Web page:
LOS ANGELES (AP) - When Robert Redford first acquired the film rights to Bill Bryson's memoir "A Walk in the Woods," he knew exactly who he wanted to play his Appalachian Trail hiking comrade: Paul Newman.
LOS ANGELES (AP) — When Robert Redford first acquired the film rights to Bill Bryson's memoir "A Walk in the Woods," he knew exactly who he wanted to play his Appalachian Trail hiking comrade: Paul Newman.
Not only were the two men responsible for some of cinema's most iconic duos — they were lifetime friends as well.
But the 11-year age difference was starting to become a problem. Newman, whose health was in decline, was afraid he wouldn't be up for the physical challenges of the role. When Newman died in 2008, the project nearly died, too.
And then The Sundance Kid met Nick Nolte.
However strange it might sound for two contemporaries with long-running careers, Nolte and Redford didn't actually know one another.
"I liked him as an actor. You could see that he had an undisciplined side in life," said Redford.
Redford cast Nolte in his 2012 political thriller "The Company You Keep," they hit it off, and "A Walk in the Woods," out next Wednesday, came off the shelf again.
Nolte was actually a better fit for the part of Stephen Katz anyway — Bryson's messy, out of shape, ex-friend who accompanies him on a misguided trek on the 2,160-mile footpath.
"Our backgrounds were very similar before I got my act together. I got my act together somewhere along the line, but earlier in my life I was a mess — undisciplined, out for adventure and risk. I pulled it together, but I could identify with that part of Nick," said Redford.
Director Ken Kwapis said in the rehearsal process the two actors used their own personal histories to fill in the gaps of their characters.
"Part of the pleasure of watching Bob and Nick is reflecting on their respective filmographies. On one hand, the film is about moving forward in life, but on the other, it's about two guys taking stock of where they are in life," said Kwapis.
Redford, who just turned 79, reflects on some of his classic two-handers on the eve of the release of his latest buddy adventure:
"BUTCH CASSIDY AND THE SUNDANCE KID" (1969)
"We played partners who bitched and moaned at each other but who were loyal to each other. I thought that was a nice dynamic," said Redford, who first met Paul Newman on the project.
"The studio didn't want me because I was not a name equal to Paul's. I was just sort of moving up at that time. There was a big argument that went on for months and months. They said it had to be a star. (Newman) said, 'Well, I want to work with an actor' because Paul respected acting. Had it not been for Paul, I would not have gotten that break," he said.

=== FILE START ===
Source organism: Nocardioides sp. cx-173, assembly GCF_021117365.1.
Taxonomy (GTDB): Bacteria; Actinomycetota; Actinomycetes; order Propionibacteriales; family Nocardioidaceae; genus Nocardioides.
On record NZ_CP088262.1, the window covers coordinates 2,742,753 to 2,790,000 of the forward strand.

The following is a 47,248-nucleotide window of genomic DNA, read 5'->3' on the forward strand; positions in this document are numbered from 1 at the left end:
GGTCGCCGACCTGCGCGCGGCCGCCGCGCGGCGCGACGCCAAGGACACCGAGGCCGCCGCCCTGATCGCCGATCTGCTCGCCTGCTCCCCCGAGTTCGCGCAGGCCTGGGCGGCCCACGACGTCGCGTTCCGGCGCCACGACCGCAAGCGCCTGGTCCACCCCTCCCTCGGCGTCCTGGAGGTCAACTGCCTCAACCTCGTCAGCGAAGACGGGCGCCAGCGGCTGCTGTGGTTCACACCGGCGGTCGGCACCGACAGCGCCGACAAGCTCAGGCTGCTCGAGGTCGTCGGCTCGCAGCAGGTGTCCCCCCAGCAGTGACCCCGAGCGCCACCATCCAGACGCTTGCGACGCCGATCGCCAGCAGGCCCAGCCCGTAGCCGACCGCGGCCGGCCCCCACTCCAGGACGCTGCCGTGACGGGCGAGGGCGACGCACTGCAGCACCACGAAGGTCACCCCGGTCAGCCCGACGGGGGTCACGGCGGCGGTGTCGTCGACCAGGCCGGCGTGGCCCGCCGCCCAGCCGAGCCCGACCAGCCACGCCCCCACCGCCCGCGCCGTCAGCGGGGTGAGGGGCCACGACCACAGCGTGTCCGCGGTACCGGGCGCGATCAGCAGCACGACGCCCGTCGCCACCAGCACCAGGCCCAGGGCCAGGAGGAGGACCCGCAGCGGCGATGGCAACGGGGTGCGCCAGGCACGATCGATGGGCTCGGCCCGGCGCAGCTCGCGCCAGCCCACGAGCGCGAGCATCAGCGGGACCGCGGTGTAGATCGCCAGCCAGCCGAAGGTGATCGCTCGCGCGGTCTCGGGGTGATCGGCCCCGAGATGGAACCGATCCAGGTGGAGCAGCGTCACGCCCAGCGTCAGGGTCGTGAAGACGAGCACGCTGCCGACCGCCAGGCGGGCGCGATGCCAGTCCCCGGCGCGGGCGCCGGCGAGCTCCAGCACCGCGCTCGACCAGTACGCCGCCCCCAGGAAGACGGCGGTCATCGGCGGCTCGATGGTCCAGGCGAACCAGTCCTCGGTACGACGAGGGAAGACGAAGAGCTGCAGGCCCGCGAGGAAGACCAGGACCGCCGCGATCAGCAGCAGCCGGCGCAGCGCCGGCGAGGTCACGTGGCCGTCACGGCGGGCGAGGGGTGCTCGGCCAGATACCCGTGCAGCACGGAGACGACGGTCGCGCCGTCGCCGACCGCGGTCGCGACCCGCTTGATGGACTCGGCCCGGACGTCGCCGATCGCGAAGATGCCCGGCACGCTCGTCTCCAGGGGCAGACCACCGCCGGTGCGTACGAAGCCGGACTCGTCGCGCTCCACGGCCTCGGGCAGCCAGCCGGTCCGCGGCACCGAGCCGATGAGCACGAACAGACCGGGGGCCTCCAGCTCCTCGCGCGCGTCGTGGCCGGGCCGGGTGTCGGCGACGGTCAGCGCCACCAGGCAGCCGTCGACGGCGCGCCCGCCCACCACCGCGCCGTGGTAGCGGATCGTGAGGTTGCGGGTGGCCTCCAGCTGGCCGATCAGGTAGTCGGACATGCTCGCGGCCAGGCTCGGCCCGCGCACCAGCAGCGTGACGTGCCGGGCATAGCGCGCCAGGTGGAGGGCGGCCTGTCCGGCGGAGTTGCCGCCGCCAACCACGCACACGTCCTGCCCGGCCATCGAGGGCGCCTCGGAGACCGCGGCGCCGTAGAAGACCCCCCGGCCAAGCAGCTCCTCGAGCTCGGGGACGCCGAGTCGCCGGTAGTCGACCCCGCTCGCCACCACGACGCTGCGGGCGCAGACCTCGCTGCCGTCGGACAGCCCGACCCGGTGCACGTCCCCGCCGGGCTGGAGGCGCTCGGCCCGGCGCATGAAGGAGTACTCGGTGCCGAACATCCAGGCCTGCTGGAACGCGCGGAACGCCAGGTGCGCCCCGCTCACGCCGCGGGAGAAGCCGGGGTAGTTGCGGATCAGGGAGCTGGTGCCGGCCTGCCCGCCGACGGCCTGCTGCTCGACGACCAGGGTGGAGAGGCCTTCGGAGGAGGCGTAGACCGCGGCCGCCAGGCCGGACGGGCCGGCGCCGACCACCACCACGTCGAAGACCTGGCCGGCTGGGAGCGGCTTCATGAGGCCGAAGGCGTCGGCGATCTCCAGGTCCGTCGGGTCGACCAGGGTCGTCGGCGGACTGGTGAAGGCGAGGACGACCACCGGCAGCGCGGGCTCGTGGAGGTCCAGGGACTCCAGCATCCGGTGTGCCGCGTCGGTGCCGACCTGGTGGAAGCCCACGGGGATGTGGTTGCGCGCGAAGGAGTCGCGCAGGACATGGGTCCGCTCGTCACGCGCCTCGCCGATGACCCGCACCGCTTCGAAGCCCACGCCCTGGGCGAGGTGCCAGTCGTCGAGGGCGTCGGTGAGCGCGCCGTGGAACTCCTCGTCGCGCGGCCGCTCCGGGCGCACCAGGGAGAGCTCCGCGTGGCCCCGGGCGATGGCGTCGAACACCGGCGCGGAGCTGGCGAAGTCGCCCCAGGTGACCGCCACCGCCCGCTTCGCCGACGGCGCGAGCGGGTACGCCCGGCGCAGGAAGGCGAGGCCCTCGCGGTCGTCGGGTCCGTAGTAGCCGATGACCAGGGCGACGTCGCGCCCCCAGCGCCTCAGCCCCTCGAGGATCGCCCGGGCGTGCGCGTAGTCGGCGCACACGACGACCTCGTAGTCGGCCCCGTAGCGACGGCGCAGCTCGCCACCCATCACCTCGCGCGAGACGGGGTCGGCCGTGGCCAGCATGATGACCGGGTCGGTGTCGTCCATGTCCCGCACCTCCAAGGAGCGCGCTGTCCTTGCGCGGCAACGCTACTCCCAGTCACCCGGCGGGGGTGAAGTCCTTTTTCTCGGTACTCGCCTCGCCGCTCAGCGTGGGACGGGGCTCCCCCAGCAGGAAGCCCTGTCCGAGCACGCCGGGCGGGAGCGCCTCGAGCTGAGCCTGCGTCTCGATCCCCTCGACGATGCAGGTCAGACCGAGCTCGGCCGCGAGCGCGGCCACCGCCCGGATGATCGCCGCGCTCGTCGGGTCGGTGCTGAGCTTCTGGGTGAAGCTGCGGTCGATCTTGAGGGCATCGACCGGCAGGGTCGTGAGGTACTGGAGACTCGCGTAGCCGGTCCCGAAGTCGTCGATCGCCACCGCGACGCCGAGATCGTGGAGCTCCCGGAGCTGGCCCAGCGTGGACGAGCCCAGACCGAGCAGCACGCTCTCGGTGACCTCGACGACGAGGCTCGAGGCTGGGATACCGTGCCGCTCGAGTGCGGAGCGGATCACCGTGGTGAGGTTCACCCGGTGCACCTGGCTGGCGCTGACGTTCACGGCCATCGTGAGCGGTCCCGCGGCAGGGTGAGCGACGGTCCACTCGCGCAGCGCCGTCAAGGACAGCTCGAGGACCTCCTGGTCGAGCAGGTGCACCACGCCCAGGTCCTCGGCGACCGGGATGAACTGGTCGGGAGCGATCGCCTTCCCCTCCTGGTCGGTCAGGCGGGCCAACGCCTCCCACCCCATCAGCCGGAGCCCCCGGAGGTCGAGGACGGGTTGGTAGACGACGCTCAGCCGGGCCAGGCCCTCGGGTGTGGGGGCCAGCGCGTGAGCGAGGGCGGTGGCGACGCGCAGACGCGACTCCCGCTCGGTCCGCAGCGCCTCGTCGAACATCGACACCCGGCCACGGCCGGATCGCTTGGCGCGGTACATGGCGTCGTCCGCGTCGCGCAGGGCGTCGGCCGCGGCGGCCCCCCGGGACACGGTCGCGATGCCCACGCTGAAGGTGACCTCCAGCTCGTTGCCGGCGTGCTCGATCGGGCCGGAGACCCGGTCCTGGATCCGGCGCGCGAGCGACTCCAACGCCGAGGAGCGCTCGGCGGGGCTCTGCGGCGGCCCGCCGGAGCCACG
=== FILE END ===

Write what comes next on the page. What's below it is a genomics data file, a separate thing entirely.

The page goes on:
"THE STING" (1973)
"After 'Butch Cassidy' we became very close friends. 'The Sting' just sort of fell into place naturally," said Redford. "What was interesting was the switcher-o. Paul had played these iconic, quiet, still characters in the past and that's not what Paul is. He was a chatty, nervous guy who was always biting his fingernails. He always had tape on his fingernails. He used to chain smoke, before he stopped smoking, and was always drinking beer. He was a very nervous guy. He loved to have fun and play games," said Redford.
"He loved to tell jokes that were so awful. He'd tell you a joke at 11 o'clock and he'd be the only guy laughing. And then he'd tell the same joke again at 2, forgetting that he'd already told it. We had to live through that," he said. "But underneath all that was a slow connecting between Paul and me as actors."
"ALL THE PRESIDENT'S MEN" (1976)
"The history of that project is almost more interesting than the project," said Redford.
He started obsessing over the saga during a whistle stop tour for "The Candidate" when he overheard some journalists gossiping about the DNC break-in. When Redford asked what they were going to do about it, he was appalled at their apparent disinterest in poking around the suspicious situation. Redford continued to follow the story in the papers and was struck by the double byline of Bob Woodward and Carl Bernstein.
"I wanted to know who these guys were, who created all this disturbance," said Redford. "I read an article in some minor publication and I thought, 'Wow, one guy was a Jew, one guy was a WASP. One guy was a Republican, the other guy was a liberal. One guy was a good writer, the other wasn't very good. They didn't like each other, but they had to work together. Now that's an interesting dynamic I'd love to know about.'"
Redford wanted to cast two unknowns, but the studio wouldn't do it without Redford starring.
"So I went to Dustin Hoffman."
Follow AP Film Writer Lindsey Bahr on Twitter at: http://twitter.com/ldbahr